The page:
The hollow jarring of the distant steam engines

From page 6 of my The Real World of Poldark: Cornwall 1783-1820 ... On television, we saw Ross Poldark galloping along the cliff tops, crystal clear in the sparkling sunlight. Back in 1795, an anonymous visitor was more concerned with the smoke that enveloped the mining district. Redruth was ‘in a cloud of smoke ... … Continue reading The hollow jarring of the distant steam engines

‘The dialect of the people grew more provincial’: the east Cornish mining boom of the 1840s

The 1840s was the first decade for over a century in which population growth in Cornwall, fuelled by the growth of mining, abruptly slowed down. In the 1840s mass emigration began from Cornwall to places overseas. But that overseas movement, stimulated by the economic difficulties of the later 1840s, has masked a parallel contemporary migration … Continue reading ‘The dialect of the people grew more provincial’: the east Cornish mining boom of the 1840s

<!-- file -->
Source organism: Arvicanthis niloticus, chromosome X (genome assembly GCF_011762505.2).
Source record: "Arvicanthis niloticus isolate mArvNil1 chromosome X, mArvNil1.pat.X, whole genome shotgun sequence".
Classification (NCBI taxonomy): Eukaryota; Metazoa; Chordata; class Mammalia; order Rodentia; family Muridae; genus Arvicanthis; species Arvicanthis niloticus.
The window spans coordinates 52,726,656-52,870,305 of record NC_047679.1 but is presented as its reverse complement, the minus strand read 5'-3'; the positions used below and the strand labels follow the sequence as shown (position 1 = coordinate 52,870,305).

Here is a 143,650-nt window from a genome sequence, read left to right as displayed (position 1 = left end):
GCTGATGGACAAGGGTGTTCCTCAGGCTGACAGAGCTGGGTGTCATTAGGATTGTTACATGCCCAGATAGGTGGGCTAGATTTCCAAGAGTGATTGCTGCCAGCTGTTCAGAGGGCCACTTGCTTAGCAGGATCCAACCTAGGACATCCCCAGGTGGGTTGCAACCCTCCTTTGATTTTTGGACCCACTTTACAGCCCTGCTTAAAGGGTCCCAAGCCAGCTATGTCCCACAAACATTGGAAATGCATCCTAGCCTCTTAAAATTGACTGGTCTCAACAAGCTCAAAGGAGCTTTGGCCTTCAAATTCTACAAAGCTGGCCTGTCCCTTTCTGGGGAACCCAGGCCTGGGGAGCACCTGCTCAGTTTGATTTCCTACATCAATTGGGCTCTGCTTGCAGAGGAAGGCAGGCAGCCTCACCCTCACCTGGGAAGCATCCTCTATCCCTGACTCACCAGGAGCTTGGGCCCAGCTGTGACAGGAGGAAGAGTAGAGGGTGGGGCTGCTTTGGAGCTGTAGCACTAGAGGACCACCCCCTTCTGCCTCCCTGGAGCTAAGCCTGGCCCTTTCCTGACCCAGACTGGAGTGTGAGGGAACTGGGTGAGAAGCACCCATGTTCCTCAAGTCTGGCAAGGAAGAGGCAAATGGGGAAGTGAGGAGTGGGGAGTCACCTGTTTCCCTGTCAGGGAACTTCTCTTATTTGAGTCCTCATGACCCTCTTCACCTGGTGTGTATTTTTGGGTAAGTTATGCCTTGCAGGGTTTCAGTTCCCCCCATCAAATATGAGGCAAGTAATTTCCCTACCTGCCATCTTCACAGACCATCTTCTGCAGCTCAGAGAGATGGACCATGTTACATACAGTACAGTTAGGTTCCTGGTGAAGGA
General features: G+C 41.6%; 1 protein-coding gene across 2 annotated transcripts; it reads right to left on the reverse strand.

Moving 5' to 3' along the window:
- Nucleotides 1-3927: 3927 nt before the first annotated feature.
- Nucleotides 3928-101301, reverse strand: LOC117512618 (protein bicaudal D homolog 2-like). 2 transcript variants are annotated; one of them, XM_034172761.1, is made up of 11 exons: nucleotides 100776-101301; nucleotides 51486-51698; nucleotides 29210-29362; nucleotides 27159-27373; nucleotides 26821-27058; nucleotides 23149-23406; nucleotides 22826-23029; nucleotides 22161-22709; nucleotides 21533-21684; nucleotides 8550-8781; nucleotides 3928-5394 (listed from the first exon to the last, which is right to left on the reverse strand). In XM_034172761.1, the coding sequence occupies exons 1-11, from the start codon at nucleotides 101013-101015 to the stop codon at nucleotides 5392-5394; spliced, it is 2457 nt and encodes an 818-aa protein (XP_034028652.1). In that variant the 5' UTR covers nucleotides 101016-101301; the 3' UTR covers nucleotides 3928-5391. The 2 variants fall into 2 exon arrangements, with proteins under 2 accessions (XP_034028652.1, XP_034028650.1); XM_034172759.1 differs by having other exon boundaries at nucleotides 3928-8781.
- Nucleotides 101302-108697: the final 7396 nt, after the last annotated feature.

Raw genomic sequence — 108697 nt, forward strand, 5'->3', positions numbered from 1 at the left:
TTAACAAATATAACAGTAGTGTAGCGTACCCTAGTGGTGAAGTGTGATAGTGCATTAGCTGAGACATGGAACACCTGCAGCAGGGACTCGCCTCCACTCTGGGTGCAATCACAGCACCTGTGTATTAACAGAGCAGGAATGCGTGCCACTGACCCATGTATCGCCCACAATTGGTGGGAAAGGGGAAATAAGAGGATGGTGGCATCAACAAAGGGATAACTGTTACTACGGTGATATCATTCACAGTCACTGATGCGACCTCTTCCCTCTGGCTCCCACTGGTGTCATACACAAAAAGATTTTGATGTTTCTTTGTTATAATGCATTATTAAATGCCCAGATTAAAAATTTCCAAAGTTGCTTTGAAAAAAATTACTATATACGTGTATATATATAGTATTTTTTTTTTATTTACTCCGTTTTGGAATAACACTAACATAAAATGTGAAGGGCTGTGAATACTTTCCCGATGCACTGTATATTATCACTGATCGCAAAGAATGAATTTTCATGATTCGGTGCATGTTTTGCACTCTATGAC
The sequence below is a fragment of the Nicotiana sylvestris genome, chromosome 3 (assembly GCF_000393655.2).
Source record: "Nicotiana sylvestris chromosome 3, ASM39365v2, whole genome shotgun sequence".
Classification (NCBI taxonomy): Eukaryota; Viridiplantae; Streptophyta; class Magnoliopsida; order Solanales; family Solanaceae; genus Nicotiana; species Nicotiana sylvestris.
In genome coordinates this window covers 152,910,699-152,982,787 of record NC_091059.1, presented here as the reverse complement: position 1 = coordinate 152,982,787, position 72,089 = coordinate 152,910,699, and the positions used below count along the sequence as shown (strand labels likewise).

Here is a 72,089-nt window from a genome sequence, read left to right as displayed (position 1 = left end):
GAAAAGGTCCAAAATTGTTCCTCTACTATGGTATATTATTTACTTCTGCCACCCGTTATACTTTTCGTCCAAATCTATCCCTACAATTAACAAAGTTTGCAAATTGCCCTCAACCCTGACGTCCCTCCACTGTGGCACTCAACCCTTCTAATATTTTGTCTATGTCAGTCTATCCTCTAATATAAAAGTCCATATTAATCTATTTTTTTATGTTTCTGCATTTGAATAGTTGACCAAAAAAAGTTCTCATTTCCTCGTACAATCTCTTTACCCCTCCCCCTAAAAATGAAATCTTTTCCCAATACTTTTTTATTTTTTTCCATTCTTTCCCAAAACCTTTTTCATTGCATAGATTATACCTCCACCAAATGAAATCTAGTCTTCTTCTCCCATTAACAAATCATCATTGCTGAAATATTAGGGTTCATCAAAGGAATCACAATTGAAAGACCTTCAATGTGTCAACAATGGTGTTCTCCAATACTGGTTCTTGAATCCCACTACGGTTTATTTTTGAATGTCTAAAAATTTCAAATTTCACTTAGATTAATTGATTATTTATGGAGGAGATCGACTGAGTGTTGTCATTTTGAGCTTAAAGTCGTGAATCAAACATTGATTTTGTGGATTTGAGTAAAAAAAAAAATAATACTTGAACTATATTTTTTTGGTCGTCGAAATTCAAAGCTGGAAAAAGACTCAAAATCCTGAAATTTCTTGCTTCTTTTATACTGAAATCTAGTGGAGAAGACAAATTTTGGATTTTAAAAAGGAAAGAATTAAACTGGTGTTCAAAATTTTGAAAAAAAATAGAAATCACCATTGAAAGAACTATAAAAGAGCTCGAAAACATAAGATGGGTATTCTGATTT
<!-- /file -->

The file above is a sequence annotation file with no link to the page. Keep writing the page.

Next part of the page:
Cornish mining in the 1790s: truly world-beating

We hear a lot these days in the UK about ‘world-beating’ this or that, usually based on precious little evidence. If we want to find historical examples of genuinely world-beating enterprise, then look no further than late eighteenth-century Cornwall. It’s sometimes easy to forget how far one small district in Cornwall dominated eighteenth-century copper mining. … Continue reading Cornish mining in the 1790s: truly world-beating

Peter Lanyon’s insider modernism

The St Ives school of modern art was dominated numerically by temporary residents. However, one of its central and most talented figures was locally born Peter Lanyon (1918-64). According to Andrew Causey’s biography of Lanyon, his method was ‘one of sublimation, where the figure disappears into landscape’. For Lanyon, the landscape was not the object … Continue reading Peter Lanyon’s insider modernism